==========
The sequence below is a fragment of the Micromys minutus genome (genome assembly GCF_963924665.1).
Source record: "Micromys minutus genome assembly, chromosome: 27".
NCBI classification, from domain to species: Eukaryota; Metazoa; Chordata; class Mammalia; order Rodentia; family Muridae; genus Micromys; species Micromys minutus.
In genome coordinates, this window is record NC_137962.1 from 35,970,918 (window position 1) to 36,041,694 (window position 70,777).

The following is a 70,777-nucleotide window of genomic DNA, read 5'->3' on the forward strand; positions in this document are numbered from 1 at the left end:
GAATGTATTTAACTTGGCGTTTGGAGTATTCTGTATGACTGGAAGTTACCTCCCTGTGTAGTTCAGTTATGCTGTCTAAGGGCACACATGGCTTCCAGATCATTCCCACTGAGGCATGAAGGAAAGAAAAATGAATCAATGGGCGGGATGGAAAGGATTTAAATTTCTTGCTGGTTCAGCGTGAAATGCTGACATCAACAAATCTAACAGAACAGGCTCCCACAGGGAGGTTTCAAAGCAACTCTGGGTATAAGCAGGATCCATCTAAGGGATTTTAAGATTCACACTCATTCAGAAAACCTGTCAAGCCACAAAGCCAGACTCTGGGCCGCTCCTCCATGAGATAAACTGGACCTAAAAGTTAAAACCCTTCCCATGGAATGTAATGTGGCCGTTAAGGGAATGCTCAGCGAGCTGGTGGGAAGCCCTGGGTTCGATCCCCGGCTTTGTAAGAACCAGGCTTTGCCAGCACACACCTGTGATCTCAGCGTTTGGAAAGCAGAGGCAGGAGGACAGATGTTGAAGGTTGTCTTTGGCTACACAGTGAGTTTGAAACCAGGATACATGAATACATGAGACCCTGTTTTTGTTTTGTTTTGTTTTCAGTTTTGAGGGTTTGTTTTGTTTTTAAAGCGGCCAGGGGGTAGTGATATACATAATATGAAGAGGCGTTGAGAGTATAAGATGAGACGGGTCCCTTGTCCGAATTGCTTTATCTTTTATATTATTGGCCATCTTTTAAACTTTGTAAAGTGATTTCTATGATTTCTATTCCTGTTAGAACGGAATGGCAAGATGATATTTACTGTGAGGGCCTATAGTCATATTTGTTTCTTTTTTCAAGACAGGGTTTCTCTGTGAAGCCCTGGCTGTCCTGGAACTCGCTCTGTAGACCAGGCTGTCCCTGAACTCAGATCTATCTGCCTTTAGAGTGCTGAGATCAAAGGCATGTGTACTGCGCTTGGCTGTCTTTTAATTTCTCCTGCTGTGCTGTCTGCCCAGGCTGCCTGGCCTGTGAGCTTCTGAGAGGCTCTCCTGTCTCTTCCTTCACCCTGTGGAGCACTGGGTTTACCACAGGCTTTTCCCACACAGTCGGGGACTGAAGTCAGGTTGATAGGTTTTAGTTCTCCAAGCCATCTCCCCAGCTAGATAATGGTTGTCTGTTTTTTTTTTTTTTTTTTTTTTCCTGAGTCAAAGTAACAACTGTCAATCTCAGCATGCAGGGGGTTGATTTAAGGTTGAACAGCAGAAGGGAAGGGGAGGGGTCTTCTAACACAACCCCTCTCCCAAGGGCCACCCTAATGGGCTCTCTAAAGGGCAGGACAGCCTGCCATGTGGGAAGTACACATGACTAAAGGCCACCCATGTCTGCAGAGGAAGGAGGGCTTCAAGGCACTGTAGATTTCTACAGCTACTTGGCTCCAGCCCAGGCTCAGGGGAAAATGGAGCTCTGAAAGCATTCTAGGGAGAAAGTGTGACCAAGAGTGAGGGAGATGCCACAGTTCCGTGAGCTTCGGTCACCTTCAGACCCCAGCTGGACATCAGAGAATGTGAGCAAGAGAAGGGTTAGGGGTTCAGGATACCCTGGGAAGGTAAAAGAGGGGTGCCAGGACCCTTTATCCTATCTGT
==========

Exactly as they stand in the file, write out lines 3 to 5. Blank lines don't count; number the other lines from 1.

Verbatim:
NCBI classification, from domain to species: Eukaryota; Metazoa; Chordata; class Mammalia; order Rodentia; family Muridae; genus Micromys; species Micromys minutus.
In genome coordinates, this window is record NC_137962.1 from 35,970,918 (window position 1) to 36,041,694 (window position 70,777).

The following is a 70,777-nucleotide window of genomic DNA, read 5'->3' on the forward strand; positions in this document are numbered from 1 at the left end: